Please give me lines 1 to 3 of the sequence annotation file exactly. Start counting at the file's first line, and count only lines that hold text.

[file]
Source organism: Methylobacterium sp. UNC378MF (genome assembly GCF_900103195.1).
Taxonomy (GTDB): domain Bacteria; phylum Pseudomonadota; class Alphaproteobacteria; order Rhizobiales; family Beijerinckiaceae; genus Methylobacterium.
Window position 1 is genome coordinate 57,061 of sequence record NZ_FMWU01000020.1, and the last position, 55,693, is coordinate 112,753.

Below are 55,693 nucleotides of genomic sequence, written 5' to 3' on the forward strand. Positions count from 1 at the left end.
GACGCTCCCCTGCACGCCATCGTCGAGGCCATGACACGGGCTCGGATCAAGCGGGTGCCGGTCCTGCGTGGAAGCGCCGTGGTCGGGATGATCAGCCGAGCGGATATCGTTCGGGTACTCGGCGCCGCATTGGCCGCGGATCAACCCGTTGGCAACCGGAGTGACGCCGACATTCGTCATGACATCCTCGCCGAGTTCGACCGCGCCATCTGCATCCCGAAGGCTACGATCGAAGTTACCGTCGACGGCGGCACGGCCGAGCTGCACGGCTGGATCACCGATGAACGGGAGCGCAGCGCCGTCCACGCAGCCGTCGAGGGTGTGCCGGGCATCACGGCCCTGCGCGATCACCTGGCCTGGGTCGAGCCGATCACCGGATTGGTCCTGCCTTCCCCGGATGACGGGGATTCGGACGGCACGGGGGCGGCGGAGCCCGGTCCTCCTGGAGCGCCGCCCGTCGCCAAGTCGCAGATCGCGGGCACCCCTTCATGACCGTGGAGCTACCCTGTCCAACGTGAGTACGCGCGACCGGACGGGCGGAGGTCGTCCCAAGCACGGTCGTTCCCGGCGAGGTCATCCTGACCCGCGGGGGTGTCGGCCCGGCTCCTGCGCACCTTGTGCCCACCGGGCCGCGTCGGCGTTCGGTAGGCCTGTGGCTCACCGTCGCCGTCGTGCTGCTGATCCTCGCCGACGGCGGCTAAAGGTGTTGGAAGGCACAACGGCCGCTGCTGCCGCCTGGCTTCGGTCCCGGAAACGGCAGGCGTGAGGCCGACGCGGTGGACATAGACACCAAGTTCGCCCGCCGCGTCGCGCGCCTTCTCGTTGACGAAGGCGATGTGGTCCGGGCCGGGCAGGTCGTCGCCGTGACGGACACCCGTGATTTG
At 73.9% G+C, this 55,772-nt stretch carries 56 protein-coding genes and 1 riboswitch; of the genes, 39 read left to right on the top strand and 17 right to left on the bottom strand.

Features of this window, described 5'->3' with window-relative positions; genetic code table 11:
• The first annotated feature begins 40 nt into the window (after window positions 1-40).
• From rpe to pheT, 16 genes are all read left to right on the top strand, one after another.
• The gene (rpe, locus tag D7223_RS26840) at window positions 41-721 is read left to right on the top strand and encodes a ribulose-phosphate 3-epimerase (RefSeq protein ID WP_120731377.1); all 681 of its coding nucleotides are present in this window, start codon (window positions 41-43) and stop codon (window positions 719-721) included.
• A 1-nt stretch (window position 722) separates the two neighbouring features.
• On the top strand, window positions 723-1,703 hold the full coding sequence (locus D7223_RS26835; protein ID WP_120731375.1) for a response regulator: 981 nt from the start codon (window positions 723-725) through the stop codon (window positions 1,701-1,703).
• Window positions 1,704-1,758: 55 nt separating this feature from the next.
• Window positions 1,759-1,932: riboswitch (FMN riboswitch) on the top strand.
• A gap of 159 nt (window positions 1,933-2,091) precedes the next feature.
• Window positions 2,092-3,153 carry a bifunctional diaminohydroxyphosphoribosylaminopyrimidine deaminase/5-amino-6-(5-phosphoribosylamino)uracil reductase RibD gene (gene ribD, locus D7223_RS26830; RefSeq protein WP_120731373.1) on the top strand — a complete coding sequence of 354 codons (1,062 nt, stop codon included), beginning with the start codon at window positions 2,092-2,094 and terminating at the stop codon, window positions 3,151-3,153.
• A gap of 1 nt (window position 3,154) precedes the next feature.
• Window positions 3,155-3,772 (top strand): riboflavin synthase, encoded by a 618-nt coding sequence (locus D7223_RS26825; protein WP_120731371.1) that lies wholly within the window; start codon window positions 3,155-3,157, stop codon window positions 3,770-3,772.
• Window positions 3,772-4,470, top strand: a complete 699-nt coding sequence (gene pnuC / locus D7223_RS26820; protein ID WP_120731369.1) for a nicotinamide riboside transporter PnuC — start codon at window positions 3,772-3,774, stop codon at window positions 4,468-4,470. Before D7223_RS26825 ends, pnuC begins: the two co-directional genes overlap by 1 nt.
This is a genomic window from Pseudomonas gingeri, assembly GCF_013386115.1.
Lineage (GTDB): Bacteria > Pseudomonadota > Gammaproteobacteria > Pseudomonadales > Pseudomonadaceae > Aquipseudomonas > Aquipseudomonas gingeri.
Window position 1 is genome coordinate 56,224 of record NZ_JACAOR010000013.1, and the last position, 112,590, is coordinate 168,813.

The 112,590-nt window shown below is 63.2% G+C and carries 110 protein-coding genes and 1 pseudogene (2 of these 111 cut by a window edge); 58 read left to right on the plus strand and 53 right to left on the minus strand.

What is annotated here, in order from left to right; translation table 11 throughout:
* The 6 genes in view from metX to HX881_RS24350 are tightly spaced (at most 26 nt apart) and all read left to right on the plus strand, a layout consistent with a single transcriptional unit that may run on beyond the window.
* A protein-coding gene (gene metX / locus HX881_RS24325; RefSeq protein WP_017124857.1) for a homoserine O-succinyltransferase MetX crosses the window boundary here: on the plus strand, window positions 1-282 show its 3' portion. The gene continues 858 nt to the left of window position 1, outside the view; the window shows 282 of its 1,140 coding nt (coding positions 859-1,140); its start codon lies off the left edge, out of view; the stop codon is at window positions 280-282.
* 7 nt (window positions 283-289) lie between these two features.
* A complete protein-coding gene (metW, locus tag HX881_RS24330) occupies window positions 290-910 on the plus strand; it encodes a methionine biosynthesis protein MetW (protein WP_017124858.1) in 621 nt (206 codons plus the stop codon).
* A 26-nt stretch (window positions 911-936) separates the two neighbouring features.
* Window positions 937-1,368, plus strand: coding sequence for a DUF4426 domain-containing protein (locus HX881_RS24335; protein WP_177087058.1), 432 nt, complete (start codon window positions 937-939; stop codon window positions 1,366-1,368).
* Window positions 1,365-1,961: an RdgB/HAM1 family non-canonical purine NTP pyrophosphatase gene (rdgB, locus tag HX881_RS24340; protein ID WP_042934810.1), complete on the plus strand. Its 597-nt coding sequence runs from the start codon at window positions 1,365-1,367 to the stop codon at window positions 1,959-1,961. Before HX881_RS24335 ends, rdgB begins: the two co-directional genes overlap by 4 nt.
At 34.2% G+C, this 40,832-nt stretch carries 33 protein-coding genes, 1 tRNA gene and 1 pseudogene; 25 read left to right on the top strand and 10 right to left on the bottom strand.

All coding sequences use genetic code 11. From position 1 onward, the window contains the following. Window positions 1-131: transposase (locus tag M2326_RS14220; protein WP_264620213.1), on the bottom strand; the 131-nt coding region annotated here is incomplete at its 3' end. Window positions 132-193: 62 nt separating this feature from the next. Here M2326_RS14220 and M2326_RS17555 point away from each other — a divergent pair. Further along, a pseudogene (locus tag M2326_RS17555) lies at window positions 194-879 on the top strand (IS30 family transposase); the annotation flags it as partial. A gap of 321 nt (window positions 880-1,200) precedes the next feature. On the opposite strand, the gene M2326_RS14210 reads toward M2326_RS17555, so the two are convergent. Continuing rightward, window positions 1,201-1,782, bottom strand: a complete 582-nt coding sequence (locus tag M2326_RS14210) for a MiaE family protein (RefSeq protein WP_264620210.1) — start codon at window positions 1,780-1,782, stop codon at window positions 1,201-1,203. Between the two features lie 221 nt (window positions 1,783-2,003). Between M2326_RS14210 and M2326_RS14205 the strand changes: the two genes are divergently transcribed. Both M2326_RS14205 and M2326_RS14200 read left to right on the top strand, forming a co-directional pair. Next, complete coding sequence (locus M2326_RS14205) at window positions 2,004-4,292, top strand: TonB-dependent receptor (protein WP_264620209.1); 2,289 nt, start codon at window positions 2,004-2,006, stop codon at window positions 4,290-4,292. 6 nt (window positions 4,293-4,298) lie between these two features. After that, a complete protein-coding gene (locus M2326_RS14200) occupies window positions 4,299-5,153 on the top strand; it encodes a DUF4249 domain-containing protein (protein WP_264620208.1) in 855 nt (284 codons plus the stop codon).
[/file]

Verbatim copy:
Source organism: Methylobacterium sp. UNC378MF (genome assembly GCF_900103195.1).
Taxonomy (GTDB): domain Bacteria; phylum Pseudomonadota; class Alphaproteobacteria; order Rhizobiales; family Beijerinckiaceae; genus Methylobacterium.
Window position 1 is genome coordinate 57,061 of sequence record NZ_FMWU01000020.1, and the last position, 55,693, is coordinate 112,753.